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Milák began the final with a poor start, but gradually increased his speed and in the last 50 meters he left the others behind, only racing against the clock. He hit the finish with a time of 1:50.73, shaving almost eight tenths of a second off Phelps’ 1:51.51.
“I began the race in a good mood, had no anxieties whatsoever. I didn’t think about the time, I just wanted to swim and finally win a gold medal,” Milák said after the race. “Once I did my dolphin kicks, I started to focus solely on myself. I didn’t think of anything else, just my rhythm that I practice in training.”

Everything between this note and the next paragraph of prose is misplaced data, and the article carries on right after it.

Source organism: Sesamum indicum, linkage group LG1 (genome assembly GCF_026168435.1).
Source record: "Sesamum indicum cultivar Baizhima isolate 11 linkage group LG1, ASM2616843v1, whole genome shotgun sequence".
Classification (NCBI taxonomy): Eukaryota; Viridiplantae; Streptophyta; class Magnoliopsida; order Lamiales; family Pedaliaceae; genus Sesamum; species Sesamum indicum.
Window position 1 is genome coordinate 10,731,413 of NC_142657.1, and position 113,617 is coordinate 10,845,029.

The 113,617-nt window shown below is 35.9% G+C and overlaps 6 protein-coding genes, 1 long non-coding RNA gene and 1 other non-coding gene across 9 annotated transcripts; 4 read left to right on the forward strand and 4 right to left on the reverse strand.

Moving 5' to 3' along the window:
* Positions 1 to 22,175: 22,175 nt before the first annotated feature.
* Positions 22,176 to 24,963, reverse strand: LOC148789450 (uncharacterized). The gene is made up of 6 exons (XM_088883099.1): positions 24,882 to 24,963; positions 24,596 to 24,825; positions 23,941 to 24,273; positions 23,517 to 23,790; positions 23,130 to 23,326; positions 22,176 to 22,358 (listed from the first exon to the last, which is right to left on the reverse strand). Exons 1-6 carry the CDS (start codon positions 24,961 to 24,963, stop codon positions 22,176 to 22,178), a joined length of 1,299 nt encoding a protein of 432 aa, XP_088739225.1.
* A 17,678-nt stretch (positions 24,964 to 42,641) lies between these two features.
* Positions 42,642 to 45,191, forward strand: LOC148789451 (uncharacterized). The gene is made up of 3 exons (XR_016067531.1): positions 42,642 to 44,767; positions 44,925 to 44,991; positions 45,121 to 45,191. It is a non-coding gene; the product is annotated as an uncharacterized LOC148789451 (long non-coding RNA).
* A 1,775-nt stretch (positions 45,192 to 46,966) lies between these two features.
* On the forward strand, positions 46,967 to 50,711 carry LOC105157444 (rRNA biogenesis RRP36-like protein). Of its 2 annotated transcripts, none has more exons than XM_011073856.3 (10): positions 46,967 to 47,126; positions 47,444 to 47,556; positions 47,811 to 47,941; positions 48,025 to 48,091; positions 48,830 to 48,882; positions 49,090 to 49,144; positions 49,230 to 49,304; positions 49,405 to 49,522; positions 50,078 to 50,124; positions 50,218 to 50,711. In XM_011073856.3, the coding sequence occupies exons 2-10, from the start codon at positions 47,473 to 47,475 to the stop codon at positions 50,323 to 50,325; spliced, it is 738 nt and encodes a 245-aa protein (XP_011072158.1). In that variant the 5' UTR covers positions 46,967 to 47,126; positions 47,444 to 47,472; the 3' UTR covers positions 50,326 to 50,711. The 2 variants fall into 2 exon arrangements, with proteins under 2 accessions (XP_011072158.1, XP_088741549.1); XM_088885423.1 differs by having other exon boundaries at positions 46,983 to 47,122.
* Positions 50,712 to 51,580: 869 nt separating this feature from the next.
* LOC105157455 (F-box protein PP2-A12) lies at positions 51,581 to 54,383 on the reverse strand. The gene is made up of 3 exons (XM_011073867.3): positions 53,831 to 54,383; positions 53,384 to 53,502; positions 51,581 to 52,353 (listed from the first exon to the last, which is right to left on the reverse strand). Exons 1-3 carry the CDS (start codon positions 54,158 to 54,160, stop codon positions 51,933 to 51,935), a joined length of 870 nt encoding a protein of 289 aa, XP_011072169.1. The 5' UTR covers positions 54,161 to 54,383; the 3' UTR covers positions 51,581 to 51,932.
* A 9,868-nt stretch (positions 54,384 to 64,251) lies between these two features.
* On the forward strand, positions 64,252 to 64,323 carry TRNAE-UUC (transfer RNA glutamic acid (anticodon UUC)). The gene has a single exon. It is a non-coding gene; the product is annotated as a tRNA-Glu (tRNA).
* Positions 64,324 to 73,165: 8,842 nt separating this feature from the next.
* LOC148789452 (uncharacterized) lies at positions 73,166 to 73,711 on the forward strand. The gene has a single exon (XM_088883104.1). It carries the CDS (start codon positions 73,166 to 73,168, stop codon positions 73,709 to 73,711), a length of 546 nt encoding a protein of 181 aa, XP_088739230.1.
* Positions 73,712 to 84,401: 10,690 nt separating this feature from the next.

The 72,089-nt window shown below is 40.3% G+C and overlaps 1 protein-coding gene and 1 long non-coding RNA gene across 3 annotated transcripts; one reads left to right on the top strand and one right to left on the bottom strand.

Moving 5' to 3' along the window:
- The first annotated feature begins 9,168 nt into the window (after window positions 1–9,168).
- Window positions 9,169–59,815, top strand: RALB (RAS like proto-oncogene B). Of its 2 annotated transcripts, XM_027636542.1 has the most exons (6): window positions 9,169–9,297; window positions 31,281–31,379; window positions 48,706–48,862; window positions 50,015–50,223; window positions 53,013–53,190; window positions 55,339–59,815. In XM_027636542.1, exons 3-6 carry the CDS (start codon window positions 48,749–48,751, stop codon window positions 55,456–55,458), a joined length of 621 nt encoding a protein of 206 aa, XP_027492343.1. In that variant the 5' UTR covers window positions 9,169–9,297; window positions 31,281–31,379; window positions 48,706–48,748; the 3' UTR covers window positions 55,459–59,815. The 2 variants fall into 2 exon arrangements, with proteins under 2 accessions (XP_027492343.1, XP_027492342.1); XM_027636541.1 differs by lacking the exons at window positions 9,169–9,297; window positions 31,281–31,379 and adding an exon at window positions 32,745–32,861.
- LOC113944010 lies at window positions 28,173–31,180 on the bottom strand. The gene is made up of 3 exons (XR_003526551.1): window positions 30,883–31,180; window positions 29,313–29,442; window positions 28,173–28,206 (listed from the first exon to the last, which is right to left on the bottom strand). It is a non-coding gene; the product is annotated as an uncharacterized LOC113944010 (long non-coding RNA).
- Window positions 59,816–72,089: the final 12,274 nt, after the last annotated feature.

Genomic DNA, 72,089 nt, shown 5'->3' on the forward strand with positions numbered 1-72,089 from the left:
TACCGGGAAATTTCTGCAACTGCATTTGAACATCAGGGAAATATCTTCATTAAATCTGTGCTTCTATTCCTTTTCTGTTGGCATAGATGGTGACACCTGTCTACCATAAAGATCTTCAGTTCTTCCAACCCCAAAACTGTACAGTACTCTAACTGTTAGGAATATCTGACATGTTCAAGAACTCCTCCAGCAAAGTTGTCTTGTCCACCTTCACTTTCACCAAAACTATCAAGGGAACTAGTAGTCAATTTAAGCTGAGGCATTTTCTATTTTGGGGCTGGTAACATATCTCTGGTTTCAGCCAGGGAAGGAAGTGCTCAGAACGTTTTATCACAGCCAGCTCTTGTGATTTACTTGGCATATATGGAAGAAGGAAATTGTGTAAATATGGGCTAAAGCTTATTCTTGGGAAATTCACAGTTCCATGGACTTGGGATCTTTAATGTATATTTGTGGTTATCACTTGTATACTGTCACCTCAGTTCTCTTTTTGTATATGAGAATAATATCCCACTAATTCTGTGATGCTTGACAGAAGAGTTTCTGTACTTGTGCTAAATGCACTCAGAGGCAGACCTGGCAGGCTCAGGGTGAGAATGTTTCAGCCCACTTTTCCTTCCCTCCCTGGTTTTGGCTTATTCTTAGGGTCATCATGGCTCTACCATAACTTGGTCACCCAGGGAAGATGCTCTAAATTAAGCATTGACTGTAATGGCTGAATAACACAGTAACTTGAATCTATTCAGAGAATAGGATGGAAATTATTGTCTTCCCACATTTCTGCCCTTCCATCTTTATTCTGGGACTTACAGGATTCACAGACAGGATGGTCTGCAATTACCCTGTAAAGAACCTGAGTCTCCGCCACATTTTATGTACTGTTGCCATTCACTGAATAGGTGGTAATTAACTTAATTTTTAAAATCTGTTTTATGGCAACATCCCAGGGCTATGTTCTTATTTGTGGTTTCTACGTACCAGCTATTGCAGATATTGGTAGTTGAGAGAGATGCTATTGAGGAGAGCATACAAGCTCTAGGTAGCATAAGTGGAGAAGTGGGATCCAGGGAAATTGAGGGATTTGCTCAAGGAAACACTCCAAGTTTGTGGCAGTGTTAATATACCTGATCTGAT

Phelps, whose world record stood for a decade, was happy to see how Milák won the race.
“As frustrated as I am to see that record go down, I couldn’t be happier to see how he did it,” Phelps, who won the event in three Olympics and lowered the world record seven times told the New York Times. “That kid’s last 100 was incredible. He put together a great 200 fly from start to finish.”
Milák, who began swimming at the age of five, switched from backstroke to butterfly at the age of 14 as his strength improved with age.
Title image: Hungarian swimmer Kristóf Milák celebrates 200m butterfly world record (MTI/Tamás Kovács)